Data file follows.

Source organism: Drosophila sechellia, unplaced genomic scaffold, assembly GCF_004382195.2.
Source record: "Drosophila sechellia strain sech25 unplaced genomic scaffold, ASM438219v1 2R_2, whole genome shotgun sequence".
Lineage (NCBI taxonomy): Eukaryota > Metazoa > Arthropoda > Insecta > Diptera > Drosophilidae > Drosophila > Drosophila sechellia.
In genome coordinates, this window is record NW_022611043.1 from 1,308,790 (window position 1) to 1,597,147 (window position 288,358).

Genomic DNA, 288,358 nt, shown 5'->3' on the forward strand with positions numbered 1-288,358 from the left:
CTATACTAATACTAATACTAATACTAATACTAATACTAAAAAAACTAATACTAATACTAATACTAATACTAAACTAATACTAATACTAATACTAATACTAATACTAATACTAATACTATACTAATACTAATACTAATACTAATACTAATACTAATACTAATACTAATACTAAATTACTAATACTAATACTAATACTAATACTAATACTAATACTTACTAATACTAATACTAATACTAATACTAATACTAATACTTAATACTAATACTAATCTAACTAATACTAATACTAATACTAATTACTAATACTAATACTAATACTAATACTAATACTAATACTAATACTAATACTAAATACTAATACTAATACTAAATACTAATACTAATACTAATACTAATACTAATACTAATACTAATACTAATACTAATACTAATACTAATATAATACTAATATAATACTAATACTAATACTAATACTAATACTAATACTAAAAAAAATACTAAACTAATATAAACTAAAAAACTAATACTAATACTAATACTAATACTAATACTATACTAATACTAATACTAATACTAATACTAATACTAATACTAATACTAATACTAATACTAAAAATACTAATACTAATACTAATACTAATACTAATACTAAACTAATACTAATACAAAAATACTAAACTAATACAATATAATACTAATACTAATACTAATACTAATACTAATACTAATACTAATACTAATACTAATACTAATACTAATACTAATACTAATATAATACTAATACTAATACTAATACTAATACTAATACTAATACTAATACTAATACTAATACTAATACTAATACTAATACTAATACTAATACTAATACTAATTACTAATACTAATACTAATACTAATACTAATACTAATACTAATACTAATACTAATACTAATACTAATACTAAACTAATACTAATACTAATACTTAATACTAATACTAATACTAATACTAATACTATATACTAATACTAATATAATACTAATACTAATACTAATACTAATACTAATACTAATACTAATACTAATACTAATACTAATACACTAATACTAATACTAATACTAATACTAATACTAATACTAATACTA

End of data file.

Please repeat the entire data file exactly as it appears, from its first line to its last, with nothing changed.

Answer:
Source organism: Drosophila sechellia, unplaced genomic scaffold, assembly GCF_004382195.2.
Source record: "Drosophila sechellia strain sech25 unplaced genomic scaffold, ASM438219v1 2R_2, whole genome shotgun sequence".
Lineage (NCBI taxonomy): Eukaryota > Metazoa > Arthropoda > Insecta > Diptera > Drosophilidae > Drosophila > Drosophila sechellia.
In genome coordinates, this window is record NW_022611043.1 from 1,308,790 (window position 1) to 1,597,147 (window position 288,358).

Genomic DNA, 288,358 nt, shown 5'->3' on the forward strand with positions numbered 1-288,358 from the left:
CTATACTAATACTAATACTAATACTAATACTAATACTAAAAAAACTAATACTAATACTAATACTAATACTAAACTAATACTAATACTAATACTAATACTAATACTAATACTAATACTATACTAATACTAATACTAATACTAATACTAATACTAATACTAATACTAATACTAAATTACTAATACTAATACTAATACTAATACTAATACTAATACTTACTAATACTAATACTAATACTAATACTAATACTAATACTTAATACTAATACTAATCTAACTAATACTAATACTAATACTAATTACTAATACTAATACTAATACTAATACTAATACTAATACTAATACTAATACTAAATACTAATACTAATACTAAATACTAATACTAATACTAATACTAATACTAATACTAATACTAATACTAATACTAATACTAATACTAATATAATACTAATATAATACTAATACTAATACTAATACTAATACTAATACTAAAAAAAATACTAAACTAATATAAACTAAAAAACTAATACTAATACTAATACTAATACTAATACTATACTAATACTAATACTAATACTAATACTAATACTAATACTAATACTAATACTAATACTAAAAATACTAATACTAATACTAATACTAATACTAATACTAAACTAATACTAATACAAAAATACTAAACTAATACAATATAATACTAATACTAATACTAATACTAATACTAATACTAATACTAATACTAATACTAATACTAATACTAATACTAATACTAATATAATACTAATACTAATACTAATACTAATACTAATACTAATACTAATACTAATACTAATACTAATACTAATACTAATACTAATACTAATACTAATACTAATTACTAATACTAATACTAATACTAATACTAATACTAATACTAATACTAATACTAATACTAATACTAATACTAAACTAATACTAATACTAATACTTAATACTAATACTAATACTAATACTAATACTATATACTAATACTAATATAATACTAATACTAATACTAATACTAATACTAATACTAATACTAATACTAATACTAATACTAATACACTAATACTAATACTAATACTAATACTAATACTAATACTAATACTA